Right now we still struggle a lot. Not with the sickness, but with the drugs. Giving medicine to a 3-year-old is close to fighting the WWII alone. He asks one thousand annoying Whys (why do I have to take that med? why is the taste bitter? why oh why). And if we give him 2 thousand because-ofs, he will ask another 3 thousand whys... Even saying 'Because I Told You So' doesn't work at all!
The funny thing of all of this is when the doctor wanted to inject the IV to him. He cried and screamed told her to stop because it hurt, but he did it all in Japanese, making both the doctor and the nurse laughed. And then when it was time to pull his IV, Hikari refused and told the doctor that he wanted to to bring the IV home because (he thought) the IV was the one that made his sickness go away. At the end of the day, the doctor let Hikari brought the IV bag home :) Papap and I stood there amused for Hikari was able to communicate with the doctor and hospital staff in Japanese effortless, while we couldn't even say 'Itai' (it hurts) in a natural tone...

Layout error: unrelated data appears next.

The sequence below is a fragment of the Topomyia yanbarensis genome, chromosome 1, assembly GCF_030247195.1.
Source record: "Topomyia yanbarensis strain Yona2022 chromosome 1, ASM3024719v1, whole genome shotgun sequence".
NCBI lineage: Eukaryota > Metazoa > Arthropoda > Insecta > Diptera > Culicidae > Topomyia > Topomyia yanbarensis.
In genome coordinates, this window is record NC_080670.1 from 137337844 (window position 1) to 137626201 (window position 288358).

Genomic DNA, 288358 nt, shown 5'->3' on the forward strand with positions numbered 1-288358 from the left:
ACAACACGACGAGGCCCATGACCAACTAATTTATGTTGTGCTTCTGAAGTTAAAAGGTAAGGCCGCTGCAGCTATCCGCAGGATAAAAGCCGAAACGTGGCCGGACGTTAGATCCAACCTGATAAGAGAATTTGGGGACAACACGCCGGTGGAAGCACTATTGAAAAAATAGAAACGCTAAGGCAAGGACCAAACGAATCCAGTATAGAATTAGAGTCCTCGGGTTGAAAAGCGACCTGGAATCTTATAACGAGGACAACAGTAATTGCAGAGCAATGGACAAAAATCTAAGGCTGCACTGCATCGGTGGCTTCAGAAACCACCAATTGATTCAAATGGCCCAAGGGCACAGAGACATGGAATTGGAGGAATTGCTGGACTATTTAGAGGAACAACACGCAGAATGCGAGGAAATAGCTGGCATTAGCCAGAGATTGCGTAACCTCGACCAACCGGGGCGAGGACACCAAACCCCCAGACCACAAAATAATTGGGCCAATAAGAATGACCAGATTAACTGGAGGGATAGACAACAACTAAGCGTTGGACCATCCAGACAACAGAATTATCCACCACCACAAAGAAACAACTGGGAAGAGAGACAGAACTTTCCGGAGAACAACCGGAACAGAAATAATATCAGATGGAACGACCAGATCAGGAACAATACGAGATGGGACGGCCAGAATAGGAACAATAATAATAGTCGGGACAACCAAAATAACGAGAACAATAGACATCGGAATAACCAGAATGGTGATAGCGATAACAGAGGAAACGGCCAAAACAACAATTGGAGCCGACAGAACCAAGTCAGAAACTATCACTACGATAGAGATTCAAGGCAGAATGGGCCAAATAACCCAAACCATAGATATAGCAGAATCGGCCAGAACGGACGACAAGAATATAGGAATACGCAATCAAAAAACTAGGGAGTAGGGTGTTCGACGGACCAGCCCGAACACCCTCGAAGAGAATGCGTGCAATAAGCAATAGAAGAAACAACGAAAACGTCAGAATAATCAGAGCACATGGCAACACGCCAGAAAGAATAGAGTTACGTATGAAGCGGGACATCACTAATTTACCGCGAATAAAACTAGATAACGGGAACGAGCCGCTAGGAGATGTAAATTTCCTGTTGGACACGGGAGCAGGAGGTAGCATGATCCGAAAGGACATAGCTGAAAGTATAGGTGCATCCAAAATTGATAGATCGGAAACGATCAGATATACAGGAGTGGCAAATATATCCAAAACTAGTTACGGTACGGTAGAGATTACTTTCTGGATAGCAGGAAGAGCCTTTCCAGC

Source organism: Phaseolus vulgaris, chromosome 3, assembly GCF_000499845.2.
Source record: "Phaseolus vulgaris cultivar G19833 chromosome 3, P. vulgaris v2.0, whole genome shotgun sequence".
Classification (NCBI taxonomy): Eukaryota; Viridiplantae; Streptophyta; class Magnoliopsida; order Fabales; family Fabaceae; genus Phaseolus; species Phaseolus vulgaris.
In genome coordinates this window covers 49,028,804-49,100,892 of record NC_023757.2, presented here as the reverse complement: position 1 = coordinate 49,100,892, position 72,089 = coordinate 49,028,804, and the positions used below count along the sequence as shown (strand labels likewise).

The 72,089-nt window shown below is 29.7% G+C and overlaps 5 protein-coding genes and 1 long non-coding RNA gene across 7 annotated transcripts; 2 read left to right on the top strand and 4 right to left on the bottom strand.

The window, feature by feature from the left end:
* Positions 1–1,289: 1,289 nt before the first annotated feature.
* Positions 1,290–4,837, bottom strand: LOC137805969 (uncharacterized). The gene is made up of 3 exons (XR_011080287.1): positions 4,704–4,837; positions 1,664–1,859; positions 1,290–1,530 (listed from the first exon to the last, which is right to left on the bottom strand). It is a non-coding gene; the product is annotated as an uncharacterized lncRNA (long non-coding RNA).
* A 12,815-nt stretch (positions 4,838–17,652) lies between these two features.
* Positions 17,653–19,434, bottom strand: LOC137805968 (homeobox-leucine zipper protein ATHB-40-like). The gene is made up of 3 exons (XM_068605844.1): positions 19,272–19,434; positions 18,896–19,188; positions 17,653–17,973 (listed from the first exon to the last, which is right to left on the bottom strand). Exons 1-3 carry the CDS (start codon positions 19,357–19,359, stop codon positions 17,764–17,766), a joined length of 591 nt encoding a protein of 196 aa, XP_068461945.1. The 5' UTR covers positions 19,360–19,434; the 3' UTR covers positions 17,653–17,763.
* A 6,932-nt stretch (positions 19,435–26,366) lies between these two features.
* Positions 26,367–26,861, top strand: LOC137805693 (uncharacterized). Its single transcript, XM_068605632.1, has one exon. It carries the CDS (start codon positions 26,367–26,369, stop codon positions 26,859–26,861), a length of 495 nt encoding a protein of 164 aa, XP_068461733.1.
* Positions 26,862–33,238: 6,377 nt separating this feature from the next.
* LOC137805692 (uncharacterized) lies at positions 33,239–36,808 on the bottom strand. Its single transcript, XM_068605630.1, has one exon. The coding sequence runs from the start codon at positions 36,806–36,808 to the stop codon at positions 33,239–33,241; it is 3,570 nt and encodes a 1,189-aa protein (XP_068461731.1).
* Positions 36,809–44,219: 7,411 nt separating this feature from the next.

Having a sick child (or being sick) in a foreign country where the language is the biggest problem is terrifying. We were lucky and thankful that we have kind friends. My 70-year-old Sensei and his wife made us feel like we have our parents nearby. We were also lucky that this hospital thing didn't cost us a Yen because the government takes care of the children health issues. This wouldn't be the case back home. From our experience in Jakarta, everytime Hikari's illness forced us to deal with the doctor/ER/hospital, by the end of it, it took all of our one-month paycheck...